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January 2009 Volume 33 No. 1

Harpist Barbary Grant responds to patient’s call for music.

Music, integrated into patient care, is more than entertainment


Two or three times a year, harp player Verlene Schermer’s pager gets her immediate attention.

“If it’s a call from the chaplain’s office or from a social worker, an end-of-life decision may have been made,” she said. “And I have to get to a patient’s room as soon as I can.”

Schermer will play her double-string harp while family members who have gathered in the room approach the patient’s bed and say their goodbyes. “The music helps to fill the silence and makes it easier for them to speak,” she said. “And it often helps people who have been holding back tears to cry. It helps people release that.”

Like Schermer, Barbary Grant has been playing the 36 strings of her Irish harp at SHC and Lucile Packard Children’s Hospital for the past five years. “The adjective we most often hear is ‘soothing’,” Grant said. “I could break my fingers playing Irish jigs, and people would still find it soothing because it’s a harp.”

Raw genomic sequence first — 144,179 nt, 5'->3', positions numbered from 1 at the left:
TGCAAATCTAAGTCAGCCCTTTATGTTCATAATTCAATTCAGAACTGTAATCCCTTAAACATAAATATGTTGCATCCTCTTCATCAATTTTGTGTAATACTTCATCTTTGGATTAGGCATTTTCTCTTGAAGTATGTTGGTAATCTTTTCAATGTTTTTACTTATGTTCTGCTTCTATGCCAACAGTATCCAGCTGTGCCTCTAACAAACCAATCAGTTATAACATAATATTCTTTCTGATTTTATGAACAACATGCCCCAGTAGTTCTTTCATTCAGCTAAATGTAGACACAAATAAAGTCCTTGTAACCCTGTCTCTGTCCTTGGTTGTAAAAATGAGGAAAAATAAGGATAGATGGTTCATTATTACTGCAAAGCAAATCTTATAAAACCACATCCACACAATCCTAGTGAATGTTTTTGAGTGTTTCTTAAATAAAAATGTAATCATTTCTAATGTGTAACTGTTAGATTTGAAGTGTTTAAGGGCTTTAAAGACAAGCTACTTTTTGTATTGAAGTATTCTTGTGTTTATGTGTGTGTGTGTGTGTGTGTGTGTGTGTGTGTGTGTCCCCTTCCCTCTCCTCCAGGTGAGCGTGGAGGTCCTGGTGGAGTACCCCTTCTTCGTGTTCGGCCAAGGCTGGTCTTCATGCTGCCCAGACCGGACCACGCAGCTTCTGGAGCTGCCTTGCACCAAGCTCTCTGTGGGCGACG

The two harpists met about 10 years ago at Harpers Hall, a South Bay music group. They are part of a team of six musicians — including harpists Pamela Bowen and Barbra Telynor, and guitarists Jeff Buenz and Jim Nichols — who circulate through the hospitals and respond to calls to play in patient rooms. They provide music at no cost, thanks to generous donors.

“An in-room visit can be as short as 10 minutes…” Grant began. “…if a patient falls asleep,” Schermer finished.

“Or we may play for an hour, if the connection is really going,” Grant added.

Patients typically contact Guest Services to ask for a musician to play in their rooms, or they can dial 8-3333 from within the hospital. Sometimes the referrals come from the house staff. “A nurse will say, ‘My patient’s having a really bad day,’ and she’ll call for music,” Schermer said. “We still knock on the door and ask the patient. We can’t presume and just start playing.”

—Courtesy SHC Office of Communications
by Diane Rogers

Photo: Norbert von der Groeben, Stanford Hospital & Clinics